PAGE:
This post is #1 in a series on exploring the Seven Deadly Sins and twisting them around to be tools for growth and inspiration. I’ve been low key obsessed with the idea of the “Seven Deadly Sins” since an early exposure to Dante’s Inferno and the movie Seven with Brad Pitt.
Do you stalk anyone on Facebook or Instagram?
Not in a creepy, *breaking into celebrities houses* kind of way. But in an, “I’ll have what she’s having”/”Wow I wish I had his life” kind of way.
The people whose posts and pictures give you a jolt in the gut of “Oh, I want that,” when you see them come up in your feed. The people who fascinate you.
So, what is it about these people that makes us want to see what they are up to constantly?
I’ve found in my own life that the people I “stalk” online are the ones that make me envious.
Now, being a “Seven Deadly Sin” in the old school Christian context, envy gets a bad rep. But I think that envy can be incredibly helpful, when used correctly.
So what actually is envy?
Envy often gets confused with jealousy. Envy is coveting something another person has, while jealousy involves a big dose of negative resentment.
I might be envious of a co-workers’ fantastic new haircut, but be jealous that she got a promotion that I wanted. See the difference? One is helpful, the other is potentially destructive, in my opinion.
So how can you use envy to create the life of your dreams?
I made an exercise for myself when I was lost and confused a few years ago and I’ve returned to it time and again. I had noticed that there were certain friends and acquaintances that I paid particular attention to whenever they posted on Facebook or Instagram.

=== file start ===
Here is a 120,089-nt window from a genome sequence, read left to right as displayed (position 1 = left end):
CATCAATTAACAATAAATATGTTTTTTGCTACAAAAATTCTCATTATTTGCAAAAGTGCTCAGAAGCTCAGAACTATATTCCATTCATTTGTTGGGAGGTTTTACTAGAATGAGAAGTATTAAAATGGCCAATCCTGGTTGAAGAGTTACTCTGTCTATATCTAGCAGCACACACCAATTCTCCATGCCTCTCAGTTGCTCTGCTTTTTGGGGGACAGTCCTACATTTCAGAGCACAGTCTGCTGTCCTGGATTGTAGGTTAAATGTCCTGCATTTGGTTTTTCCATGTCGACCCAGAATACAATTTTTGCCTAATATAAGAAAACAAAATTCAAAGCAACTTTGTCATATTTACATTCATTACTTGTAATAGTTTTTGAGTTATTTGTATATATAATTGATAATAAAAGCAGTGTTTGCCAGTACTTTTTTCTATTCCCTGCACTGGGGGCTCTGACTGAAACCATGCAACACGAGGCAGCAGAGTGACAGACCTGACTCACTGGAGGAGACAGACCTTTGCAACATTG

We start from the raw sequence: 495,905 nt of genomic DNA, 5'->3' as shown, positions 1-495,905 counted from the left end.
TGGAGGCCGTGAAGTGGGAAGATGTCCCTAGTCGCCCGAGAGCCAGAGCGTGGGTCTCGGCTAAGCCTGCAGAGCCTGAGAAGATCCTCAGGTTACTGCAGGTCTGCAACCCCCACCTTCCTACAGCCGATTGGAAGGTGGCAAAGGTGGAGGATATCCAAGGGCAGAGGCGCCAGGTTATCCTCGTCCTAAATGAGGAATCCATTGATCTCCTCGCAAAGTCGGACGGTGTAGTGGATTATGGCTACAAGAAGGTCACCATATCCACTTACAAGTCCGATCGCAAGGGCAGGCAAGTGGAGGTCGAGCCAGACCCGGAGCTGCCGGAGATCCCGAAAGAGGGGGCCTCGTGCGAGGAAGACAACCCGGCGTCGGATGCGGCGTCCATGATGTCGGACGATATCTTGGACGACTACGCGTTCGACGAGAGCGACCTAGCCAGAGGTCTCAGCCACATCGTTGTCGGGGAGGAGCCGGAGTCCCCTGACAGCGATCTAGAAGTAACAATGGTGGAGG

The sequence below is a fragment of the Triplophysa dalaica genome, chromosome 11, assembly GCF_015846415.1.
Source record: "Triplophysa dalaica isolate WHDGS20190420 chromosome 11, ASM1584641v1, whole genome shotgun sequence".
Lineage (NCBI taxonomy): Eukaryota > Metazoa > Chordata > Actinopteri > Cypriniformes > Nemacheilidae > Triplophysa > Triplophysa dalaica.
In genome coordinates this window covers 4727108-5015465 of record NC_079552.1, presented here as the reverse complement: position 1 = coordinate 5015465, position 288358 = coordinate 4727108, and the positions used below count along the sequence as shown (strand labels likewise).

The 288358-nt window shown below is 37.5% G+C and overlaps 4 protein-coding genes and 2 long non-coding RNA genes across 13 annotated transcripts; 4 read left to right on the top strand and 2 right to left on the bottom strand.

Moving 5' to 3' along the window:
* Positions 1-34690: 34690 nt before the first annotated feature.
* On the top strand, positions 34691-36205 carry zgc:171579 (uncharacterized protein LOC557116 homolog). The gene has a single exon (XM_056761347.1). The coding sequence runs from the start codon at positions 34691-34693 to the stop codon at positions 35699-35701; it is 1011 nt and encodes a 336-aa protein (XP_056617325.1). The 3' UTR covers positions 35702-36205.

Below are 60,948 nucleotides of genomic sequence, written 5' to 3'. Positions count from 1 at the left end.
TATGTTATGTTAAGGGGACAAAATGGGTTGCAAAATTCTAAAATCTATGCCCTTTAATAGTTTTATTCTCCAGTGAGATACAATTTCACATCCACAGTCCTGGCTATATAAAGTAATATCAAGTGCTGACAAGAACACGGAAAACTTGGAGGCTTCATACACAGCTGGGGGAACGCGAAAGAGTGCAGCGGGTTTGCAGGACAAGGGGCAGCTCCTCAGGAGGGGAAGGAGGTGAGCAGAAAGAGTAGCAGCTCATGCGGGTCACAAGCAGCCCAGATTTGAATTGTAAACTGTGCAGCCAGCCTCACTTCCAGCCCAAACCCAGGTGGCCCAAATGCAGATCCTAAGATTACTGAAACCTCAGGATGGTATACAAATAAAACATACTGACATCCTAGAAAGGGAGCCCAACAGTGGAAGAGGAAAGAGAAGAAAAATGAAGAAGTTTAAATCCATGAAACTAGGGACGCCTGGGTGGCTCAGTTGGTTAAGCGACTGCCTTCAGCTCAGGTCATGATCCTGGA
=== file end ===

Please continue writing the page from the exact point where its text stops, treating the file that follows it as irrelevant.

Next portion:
So I challenged myself to figure out why.
I went through all of my friends on Facebook and everyone I followed on Instagram and wrote down the names of all the people I was captivated by on a piece of paper. Next to it I tried to figure out exactly what had drawn me to them.
It went something like this:
Friend A: had tons of pictures of cute/stylish outfits she wore, a unique tattoo, a great haircut, a creative job that allowed her to work from home but also collaborate with others on projects. She went to all kinds of interesting art shows and concerts and fun outings.
I learned that: I wanted to be more conscious with my appearance and I wanted to love what I am wearing (something that had gotten lost working in a business formal job). I wanted to bring more creativity into my life and my work, and I wanted to go out on the town more often with my friends.
Friend B: works as an elite outdoor firefighter and goes rock climbing and kayaking. Takes tons of travel photos from the places she visits through her work. Goes on frequent backpacking and camping trips to beautiful outdoor locations to commune with nature.
I learned that: I didn’t have much interaction with nature… or with working out anymore. I realized I needed to develop an exercise routine that I could get excited about. I realized I want to take a cross-country road trip to see these beautiful sights. And I realized I need to spend time in nature on the daily to feel truly alive and grounded.
Envy can be a fantastic tool to find out how you want to feel and what sorts of energy you want in your life. In some cases it may be that they are inspiring you to seek out new activities, change some daily habits, plan a big trip, or completely change your career direction.
Remember to stay open and don’t judge anything that comes up for you, those gut feelings are your higher self speaking directly to you. You aren’t a bad person because you long for what someone else has, it only becomes negative and destructive if you veer into judgmental and manipulative territory in your pursuit.
Hope this was helpful!